NEW YORK, NEW YORK, October 9, 2013 (A Journey Through NYC Religions): Anantanand Rambachan is professor of religion at St. Olaf College, Minnesota. This article is taken from his keynote address to the Hindu Caribbean Conference of America in New York on October 6, 2012.
The abolition of the slave trade created a labor shortage that threatened the survival of the Caribbean plantation economy, particularly in the larger European colonies like Trinidad and Guyana. Africans were not willing to subject themselves voluntarily to the oppressive conditions of life on the plantations, and experiments with workers from Madeira and China were unsuccessful. India proved to be the most reliable source of willing laborers with the required skills. It provided a steady stream of immigrants from 1838, the year the first group of 396 Indians arrived in Guyana, until 1917 when indentured Indian immigration was finally abolished. By that time, 238,909 Indians had migrated to Guyana and 143,939 to Trinidad. Most of them came from districts in the North Indian states of Bihar and the United Province. Seventy-one percent of those who made the arduous journey around the Cape of Good Hope and across the Atlantic chose to make their homes in the Caribbean. Their choice is the reason for our presence in New York City today.
Along with their physical skills and knowledge of sugar cultivation, Hindu immigrants introduced to the Caribbean the essential elements of one of the world's most ancient, culturally rich and philosophically sophisticated cultures. The insights and achievements of India found expression in the songs, dances, myths, stories and religious texts transported in the memories and meager belongings of the immigrants. Immigrants to the Caribbean, and specifically immigrants to Guyana, were the first to sow in the soil of the western world the seeds of Hindu consciousness and way of life that had evolved in Asia. Fifty-five years before Swami Vivekananda spoke at the Parliament of World Religions in 1893 in Chicago, Hinduism was being practiced in the Caribbean.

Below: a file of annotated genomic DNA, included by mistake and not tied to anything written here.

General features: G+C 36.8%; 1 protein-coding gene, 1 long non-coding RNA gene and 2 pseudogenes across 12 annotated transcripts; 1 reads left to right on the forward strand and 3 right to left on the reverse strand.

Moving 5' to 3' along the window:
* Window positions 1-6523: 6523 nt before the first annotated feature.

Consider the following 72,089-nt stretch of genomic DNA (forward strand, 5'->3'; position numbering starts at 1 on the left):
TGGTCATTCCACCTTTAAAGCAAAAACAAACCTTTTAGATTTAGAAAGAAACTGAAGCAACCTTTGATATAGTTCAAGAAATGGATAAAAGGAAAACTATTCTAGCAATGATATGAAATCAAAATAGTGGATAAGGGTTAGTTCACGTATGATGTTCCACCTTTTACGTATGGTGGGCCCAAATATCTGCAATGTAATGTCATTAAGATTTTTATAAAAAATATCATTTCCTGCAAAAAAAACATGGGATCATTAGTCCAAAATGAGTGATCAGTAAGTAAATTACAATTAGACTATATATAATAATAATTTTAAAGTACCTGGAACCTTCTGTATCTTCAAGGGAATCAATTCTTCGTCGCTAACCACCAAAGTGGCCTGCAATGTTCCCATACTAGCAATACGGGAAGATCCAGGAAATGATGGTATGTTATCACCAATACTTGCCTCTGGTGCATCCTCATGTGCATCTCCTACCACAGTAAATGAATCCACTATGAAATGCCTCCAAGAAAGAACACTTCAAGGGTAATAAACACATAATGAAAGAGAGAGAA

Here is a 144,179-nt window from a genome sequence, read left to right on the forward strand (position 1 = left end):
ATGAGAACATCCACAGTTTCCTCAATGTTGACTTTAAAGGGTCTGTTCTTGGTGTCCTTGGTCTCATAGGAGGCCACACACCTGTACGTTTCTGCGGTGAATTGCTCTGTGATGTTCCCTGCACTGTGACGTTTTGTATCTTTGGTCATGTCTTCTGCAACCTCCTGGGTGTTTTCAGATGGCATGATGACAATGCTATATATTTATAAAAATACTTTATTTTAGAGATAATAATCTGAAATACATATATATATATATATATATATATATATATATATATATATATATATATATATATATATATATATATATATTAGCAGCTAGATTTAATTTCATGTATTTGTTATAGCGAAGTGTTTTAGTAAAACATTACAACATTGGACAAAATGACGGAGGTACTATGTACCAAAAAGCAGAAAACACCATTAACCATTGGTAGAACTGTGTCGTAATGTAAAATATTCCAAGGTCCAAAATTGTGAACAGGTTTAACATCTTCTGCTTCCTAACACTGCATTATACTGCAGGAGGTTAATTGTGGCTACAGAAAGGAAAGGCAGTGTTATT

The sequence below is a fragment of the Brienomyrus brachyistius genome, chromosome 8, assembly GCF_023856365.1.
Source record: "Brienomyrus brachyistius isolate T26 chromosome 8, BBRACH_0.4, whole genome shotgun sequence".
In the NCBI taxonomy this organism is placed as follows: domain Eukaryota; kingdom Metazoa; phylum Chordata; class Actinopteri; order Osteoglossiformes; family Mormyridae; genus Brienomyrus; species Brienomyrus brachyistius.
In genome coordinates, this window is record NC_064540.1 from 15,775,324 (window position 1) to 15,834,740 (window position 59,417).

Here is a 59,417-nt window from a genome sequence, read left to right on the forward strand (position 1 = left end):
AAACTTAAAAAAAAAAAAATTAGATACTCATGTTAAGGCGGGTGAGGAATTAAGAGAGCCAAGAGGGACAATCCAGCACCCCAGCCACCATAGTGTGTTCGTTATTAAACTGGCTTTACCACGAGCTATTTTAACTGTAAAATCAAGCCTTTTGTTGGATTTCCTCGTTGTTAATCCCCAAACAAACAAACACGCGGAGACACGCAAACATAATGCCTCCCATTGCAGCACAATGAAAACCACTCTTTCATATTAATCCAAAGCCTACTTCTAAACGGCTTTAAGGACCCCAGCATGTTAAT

This remarkable story of the survival of the Hindu tradition remains to be narrated properly. It is the story of religious survival in the midst of abject poverty and no official support for their religious and cultural wellbeing. The broader community viewed them with suspicious and schizophrenic eyes. While they were required for their physical skills on the sugar plantations, their beliefs, ceremonies of worship, life-cycle rituals and sacred narratives were denounced as superstitious and unenlightened. The reasons for the perception and treatment of Hindu religion and culture as inferior and backward are many. The principal reason will be found in the fact that the dominant values of the Caribbean were those of Western Christian Europe. Those who judged Hinduism by these values proclaimed it to be different and inferior.
In the mid-1960's Hindus from the Caribbean, embarked on another significant historical journey. Driven by political fears and economic uncertainties Hindus, especially from Guyana, migrated in significant numbers to North America. It is story of migration with empty pockets, long years of separation from family, relentless efforts to gain an education and untold hours of hard work. These Hindus from the Caribbean are among the first to construct places of Hindu worship and to establish the tradition on the soil of the United States and Canada.
Much more of the lengthy and informative address is available at 'source' above.